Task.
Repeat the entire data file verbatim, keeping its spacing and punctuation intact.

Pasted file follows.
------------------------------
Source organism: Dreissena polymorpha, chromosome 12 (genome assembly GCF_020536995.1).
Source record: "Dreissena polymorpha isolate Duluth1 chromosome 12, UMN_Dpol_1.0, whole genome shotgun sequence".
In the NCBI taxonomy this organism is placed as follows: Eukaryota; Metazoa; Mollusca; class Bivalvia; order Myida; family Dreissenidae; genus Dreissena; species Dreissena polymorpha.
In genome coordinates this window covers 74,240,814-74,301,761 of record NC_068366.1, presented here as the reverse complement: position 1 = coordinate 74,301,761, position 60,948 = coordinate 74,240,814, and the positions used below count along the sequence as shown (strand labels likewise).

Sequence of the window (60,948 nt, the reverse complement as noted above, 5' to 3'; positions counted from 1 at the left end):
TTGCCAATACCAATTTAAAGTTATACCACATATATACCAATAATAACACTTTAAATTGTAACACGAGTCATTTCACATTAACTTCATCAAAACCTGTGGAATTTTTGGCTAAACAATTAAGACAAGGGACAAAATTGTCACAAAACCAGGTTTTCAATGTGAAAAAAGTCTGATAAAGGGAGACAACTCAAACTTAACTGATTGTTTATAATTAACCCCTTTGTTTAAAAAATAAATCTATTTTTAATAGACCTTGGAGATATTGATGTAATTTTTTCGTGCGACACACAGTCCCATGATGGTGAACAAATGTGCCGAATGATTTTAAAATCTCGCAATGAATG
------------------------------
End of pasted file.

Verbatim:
Source organism: Dreissena polymorpha, chromosome 12 (genome assembly GCF_020536995.1).
Source record: "Dreissena polymorpha isolate Duluth1 chromosome 12, UMN_Dpol_1.0, whole genome shotgun sequence".
In the NCBI taxonomy this organism is placed as follows: Eukaryota; Metazoa; Mollusca; class Bivalvia; order Myida; family Dreissenidae; genus Dreissena; species Dreissena polymorpha.
In genome coordinates this window covers 74,240,814-74,301,761 of record NC_068366.1, presented here as the reverse complement: position 1 = coordinate 74,301,761, position 60,948 = coordinate 74,240,814, and the positions used below count along the sequence as shown (strand labels likewise).

Sequence of the window (60,948 nt, the reverse complement as noted above, 5' to 3'; positions counted from 1 at the left end):
TTGCCAATACCAATTTAAAGTTATACCACATATATACCAATAATAACACTTTAAATTGTAACACGAGTCATTTCACATTAACTTCATCAAAACCTGTGGAATTTTTGGCTAAACAATTAAGACAAGGGACAAAATTGTCACAAAACCAGGTTTTCAATGTGAAAAAAGTCTGATAAAGGGAGACAACTCAAACTTAACTGATTGTTTATAATTAACCCCTTTGTTTAAAAAATAAATCTATTTTTAATAGACCTTGGAGATATTGATGTAATTTTTTCGTGCGACACACAGTCCCATGATGGTGAACAAATGTGCCGAATGATTTTAAAATCTCGCAATGAATG